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Diminishing Reciprocal Fairness by Disrupting the Right Prefrontal Cortex

Knoch, Daria
Pascual-Leone, Alvaro
Meyer, Kaspar
Treyer, Valerie
Fehr, Ernst
Published in Science. 2006, vol. 314, no. 5800, p. 829-832
Abstract Humans restrain self-interest with moral and social values. They are the only species known to exhibit reciprocal fairness, which implies the punishment of other individuals' unfair behaviors, even if it hurts the punisher's economic self-interest. Reciprocal fairness has been demonstrated in the Ultimatum Game, where players often reject their bargaining partner's unfair offers. Despite progress in recent years, however, little is known about how the human brain limits the impact of selfish motives and implements fair behavior. Here we show that disruption of the right, but not the left, dorsolateral prefrontal cortex (DLPFC) by low-frequency repetitive transcranial magnetic stimulation substantially reduces subjects' willingness to reject their partners' intentionally unfair offers, which suggests that subjects are less able to resist the economic temptation to accept these offers. Importantly, however, subjects still judge such offers as very unfair, which indicates that the right DLPFC plays a key role in the implementation of fairness-related behaviors.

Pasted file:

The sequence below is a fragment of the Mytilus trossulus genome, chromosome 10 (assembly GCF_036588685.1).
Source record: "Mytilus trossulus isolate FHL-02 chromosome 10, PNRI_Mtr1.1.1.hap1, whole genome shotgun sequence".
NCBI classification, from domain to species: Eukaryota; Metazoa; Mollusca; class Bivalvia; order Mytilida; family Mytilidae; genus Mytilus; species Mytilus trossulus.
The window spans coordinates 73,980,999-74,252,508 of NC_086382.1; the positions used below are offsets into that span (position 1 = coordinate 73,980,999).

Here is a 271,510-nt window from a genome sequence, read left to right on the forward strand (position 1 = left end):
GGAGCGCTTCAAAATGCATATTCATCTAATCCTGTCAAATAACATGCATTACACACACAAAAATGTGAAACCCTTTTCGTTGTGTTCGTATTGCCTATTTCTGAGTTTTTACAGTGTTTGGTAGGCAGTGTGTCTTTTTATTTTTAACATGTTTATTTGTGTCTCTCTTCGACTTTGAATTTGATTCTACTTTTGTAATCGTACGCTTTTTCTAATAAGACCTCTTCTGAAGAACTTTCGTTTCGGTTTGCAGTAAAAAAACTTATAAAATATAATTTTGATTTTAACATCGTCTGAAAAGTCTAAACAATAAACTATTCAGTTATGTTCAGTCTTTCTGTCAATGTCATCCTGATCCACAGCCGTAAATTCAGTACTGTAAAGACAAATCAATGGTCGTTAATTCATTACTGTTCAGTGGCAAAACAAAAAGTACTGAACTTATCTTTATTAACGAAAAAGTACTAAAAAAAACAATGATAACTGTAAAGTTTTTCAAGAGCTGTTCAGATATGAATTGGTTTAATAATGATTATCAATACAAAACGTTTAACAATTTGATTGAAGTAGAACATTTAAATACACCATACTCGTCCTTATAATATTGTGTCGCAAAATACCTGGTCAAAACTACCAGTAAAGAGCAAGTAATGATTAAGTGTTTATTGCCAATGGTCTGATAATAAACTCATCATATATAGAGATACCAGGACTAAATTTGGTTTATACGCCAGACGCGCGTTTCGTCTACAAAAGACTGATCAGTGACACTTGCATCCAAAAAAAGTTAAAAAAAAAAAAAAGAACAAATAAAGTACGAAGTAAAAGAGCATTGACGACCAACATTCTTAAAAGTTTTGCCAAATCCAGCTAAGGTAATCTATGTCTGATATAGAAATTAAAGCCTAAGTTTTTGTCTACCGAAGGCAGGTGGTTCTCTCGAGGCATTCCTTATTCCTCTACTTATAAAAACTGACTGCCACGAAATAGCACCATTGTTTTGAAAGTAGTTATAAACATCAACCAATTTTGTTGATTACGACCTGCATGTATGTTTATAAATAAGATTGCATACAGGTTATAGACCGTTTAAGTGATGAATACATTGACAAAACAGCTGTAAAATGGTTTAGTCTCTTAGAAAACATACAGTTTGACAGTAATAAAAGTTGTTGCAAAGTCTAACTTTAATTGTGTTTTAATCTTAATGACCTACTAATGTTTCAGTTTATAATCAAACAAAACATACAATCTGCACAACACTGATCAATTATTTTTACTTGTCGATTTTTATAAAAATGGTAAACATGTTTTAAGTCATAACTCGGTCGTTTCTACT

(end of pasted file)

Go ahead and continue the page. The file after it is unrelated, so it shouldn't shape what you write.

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Article (Published version) (196 Kb) - public document Free access
Research group Affective sciences
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KNOCH, Daria et al. Diminishing Reciprocal Fairness by Disrupting the Right Prefrontal Cortex. In: Science, 2006, vol. 314, n° 5800, p. 829-832. doi: 10.1126/science.1129156

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Deposited on : 2018-01-29

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